That we export about 10 per cent of our production and import nearly nine per cent of our steel requirements is confirmation of that. The tariff regime for steel is to be calibrated in a way that the local industry doesn’t suffer due to steel products being dumped here at less than their production cost. The local industry has been given a major capacity growth target, and for the realisation of that it needs a shield against predatory imports.
Isn’t 300 million tonnes (mt) too ambitious a capacity target to be reached by 2030-31, considering difficulties in land acquisition and some global big boys having beaten a retreat on the issue of iron ore deposits ownership?
India remains the next big emerging giant in steel. We are on course to lifting our steel capacity from the present 126 mt to 151 mt by 2020. In the pursuit of the 2030 target, all three segments of our industry — the secondary sector, constituting 57 per cent of the industry, the integrated private sector, and public sector undertakings — will be participating in a major way. Big iron deposits favour steelmaking here. But mine ownership has to come through successful bidding at auctions, eliminating arbitrariness in deposit allocations.
Hopefully, foreign investors will come to appreciate this approach. We need a big steel capacity, especially because a country targeting a sustainable high growth rate cannot remain infrastructure-deficit. In infrastructure projects, 40-50 per cent spending is on steel and the country has a very ambitious infrastructure development programme. As more such projects take off and the metal finds application in an increasingly bigger way in construction and automobiles, the environment becomes supportive to attain the capacity, production, and per capita use targets for 2030 in accordance with the new national steel policy.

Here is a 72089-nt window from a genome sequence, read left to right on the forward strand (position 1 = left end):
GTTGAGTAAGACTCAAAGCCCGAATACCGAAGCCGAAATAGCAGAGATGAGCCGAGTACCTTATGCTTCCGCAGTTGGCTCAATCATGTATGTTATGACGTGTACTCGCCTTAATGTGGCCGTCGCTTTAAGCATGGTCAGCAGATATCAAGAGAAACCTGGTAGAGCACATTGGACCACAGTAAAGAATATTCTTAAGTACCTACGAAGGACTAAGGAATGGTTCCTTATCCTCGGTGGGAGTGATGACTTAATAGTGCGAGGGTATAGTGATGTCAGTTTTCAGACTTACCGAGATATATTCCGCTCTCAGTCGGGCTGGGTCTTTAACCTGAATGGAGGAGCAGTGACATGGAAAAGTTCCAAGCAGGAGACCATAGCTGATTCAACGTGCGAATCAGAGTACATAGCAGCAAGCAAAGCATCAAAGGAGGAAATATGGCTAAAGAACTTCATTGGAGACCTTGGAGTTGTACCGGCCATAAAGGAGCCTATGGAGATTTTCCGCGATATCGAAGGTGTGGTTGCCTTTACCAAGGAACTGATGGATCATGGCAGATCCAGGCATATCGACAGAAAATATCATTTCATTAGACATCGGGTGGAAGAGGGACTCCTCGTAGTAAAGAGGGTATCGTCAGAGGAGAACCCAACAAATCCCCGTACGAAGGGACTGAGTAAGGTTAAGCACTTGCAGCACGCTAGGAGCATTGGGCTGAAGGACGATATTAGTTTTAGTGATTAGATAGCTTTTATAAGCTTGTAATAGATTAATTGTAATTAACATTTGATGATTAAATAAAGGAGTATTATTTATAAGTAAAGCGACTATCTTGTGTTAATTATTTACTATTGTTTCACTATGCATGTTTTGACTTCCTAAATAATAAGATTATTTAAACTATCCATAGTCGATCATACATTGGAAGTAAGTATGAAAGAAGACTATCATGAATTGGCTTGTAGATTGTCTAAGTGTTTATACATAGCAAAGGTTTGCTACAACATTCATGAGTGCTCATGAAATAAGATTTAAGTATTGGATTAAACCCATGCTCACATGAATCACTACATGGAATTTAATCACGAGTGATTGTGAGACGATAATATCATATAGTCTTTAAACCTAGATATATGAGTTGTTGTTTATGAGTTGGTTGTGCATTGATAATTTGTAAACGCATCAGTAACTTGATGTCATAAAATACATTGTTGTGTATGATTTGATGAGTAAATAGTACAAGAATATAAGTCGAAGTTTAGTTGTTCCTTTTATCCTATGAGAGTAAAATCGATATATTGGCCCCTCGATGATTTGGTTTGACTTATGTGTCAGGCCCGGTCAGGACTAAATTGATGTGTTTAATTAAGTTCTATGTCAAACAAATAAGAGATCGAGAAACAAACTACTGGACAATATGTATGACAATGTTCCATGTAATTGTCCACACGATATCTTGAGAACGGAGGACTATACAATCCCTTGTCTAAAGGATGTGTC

India remains technology-deficient for the top end of steel production, making it perennially import-dependent in the case of some very high-value products. Are steps being taken for acquiring such technologies?
The goal is to create a truly technologically advanced and globally competitive steel industry. We are encouraging domestic producers to arm themselves with technology by way of collaboration with foreign steel majors to be able to produce high grades of automotive, electrical and special steels and alloys. The rapidly growing Indian automobile industry is becoming a more and more exciting demand centre for steel. It is contended that steel will be facing growing competition from aluminium and composites in the automotive sector.
Earlier it was believed that the electric car body will be all-aluminium. But now Tesla is finding stainless steel good for electric vehicles. Technology breakthroughs, in the meantime, have allowed auto grade carbon steel to be light in weight but with the high-tensile strength to fend off competition from aluminium.
Why do public sector steelmakers fare poorly in poor comparison to Tata Steel and JSW Steel in a buoyant market?
Yes, very efficient private sector producers have, at prevailing steel prices, achieved earnings before interest, taxes, depreciation, and amortisation (Ebitda) of around 18 per cent. As for Steel Authority of India (SAIL), it will be completing its ma, sive modernisation and expansion next year and after that it will start getting good returns. SAIL’s investment will be directed at value addition. That will give its Ebitda a leg-up. Tata Steel and JSW Steel have been innovative in using the services of fabricators. This eco-friendly migration from timber to steel is a good example of last-mile connectivity.
Are consumers getting a fair deal at prevailing steel prices?
No one should grudge steelmakers earning profits. The government will be concerned if at any point they are found to be indulging in profiteering. As long as basic steel prices move in a range of Rs 35,000-40,000 a tonne, it’s a fair deal.